RE: Nick Bennett: Ho and Pantaleo 1 November 2004
Previous Rapid Response Next Rapid Response Top
James I Madigan,
student, MS nutrition
New Brunswick, NJ 08901

Send response to journal:
Re: RE: Nick Bennett: Ho and Pantaleo

"[...]Pantaleo et al looked at lymphoid tissue [1] and saw much >higher numbers and proportions of infected cells than in the periphery - the trouble is that taking lymph node biopsies isn't half as easy as a blood draw. The majority of data therefore comes from a sample set that is arguably not the best place to look for HIV.

>From Pantaleo's work, I think he found HIV in around a quarter of lymphocytes in the lymph nodes. Far higher than the 1 in 40 CD4 cells in the periphery in some other studies. [2].

>I don't think Ho stated he was looking at whole virions, although he does suggest that the levels are indicative of actual infectious virus (i.e. a high level by his measure would imply a high level of virus, but not necessarily a 1:1 relationship! It's far lower than that). However, as an RNA genome it would quickly degrade without some form of protection like a virion capsid and envelope, so it would be a reasonable assumption to state that the RNA levels were representative of whole virions, although statements about infectivity cannot be made without a culture comparison. "

I'm not sure how literally you mean "in" when you say "From Pantaleo's work, I think he found HIV in around a quarter of lymphocytes in the lymph nodes. " If "in" this would imply either unreleased virions or provirus. Similarly you don't believe Ho et al were detecting confirmed free virions. Are we sure they weren't just detecting "HIV genome" "in" lymphocytes? In any event you seem to acknowledge that it was not proven that there were any free virions, let alone that they were infective to others or necessarily even infective through lymphocytes within the same organism. How for example do we know that these aren't (even if virus-like particles are produced) artifacts of ancient harmless "proviruses". They may even have evolutionary functions such as (as has been proposed) mutagenesis to speed evolution, or some other functions not yet investigated such as cell signalling or DNA "repair" or even as some kind of controlled "burn-off" of unhealthy cells (making a viral titre a product rather than cause of disease) - to name a few speculative possibilities - have any of these been disproven?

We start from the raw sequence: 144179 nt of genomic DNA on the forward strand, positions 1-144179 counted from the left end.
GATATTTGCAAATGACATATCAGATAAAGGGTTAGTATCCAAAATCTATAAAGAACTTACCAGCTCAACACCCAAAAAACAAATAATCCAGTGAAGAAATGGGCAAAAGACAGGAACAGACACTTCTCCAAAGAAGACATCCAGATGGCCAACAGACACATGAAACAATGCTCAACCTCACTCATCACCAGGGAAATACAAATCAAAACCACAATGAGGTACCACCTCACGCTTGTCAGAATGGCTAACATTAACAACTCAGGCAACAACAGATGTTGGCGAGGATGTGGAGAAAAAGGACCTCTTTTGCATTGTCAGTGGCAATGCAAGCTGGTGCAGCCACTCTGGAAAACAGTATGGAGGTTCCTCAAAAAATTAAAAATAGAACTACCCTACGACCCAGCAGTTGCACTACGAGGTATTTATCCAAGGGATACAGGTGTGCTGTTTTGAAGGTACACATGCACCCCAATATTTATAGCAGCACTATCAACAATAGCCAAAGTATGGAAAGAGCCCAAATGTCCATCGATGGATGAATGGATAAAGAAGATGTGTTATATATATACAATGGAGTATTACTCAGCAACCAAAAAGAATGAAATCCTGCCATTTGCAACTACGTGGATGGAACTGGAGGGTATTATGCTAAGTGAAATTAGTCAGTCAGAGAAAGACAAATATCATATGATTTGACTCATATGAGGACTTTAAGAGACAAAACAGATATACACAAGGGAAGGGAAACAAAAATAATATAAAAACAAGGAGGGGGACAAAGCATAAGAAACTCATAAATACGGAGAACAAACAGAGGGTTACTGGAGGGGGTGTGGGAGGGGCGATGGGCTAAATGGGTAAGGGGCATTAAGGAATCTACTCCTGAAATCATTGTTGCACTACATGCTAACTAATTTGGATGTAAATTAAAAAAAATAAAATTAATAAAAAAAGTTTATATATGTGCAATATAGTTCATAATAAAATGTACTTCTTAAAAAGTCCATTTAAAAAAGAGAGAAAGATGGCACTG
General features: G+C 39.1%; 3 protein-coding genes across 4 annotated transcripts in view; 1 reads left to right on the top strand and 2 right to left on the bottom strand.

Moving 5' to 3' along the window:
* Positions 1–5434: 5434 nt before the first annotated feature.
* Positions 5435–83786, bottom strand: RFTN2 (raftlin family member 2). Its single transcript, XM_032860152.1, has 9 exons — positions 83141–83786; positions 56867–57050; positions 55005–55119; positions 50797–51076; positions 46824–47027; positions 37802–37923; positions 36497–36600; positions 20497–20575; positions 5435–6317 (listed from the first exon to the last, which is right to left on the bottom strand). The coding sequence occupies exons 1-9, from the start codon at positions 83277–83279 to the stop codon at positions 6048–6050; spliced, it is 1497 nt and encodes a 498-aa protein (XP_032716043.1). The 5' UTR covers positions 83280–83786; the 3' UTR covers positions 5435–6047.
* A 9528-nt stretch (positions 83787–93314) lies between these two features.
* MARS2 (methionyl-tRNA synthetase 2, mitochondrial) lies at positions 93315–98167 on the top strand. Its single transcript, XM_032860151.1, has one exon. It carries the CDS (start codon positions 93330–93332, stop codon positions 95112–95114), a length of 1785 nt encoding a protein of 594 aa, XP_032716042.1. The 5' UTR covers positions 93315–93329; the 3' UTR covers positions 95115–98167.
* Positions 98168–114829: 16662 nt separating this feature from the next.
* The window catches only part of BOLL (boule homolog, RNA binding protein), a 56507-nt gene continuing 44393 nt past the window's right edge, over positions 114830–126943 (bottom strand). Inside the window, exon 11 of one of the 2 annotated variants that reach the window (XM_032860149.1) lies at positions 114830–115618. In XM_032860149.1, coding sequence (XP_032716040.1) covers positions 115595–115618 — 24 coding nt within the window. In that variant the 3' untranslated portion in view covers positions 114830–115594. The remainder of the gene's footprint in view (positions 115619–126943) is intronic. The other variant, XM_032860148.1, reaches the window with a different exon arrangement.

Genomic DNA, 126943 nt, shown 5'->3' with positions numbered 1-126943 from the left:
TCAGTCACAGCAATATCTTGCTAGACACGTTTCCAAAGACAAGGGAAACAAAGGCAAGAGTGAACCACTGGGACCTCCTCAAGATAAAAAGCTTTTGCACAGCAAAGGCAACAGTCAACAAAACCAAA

The next thing of interest to me, is that if the levels of genome are really this high then it should be routine to isolate and EM them I would think. I don't recall the titre required for recovery and EM of a virion, but at 1 in 20 of lymphocytes infected in the blood or 1 in 4 in lymph nodes I'd be surprised if it wasn't possible. I also understand there are now procedures that have improved this sensitivity (for EM photos of virions) by 2 or 3 orders of magnitude. You know the next question.

Competing interests: None declared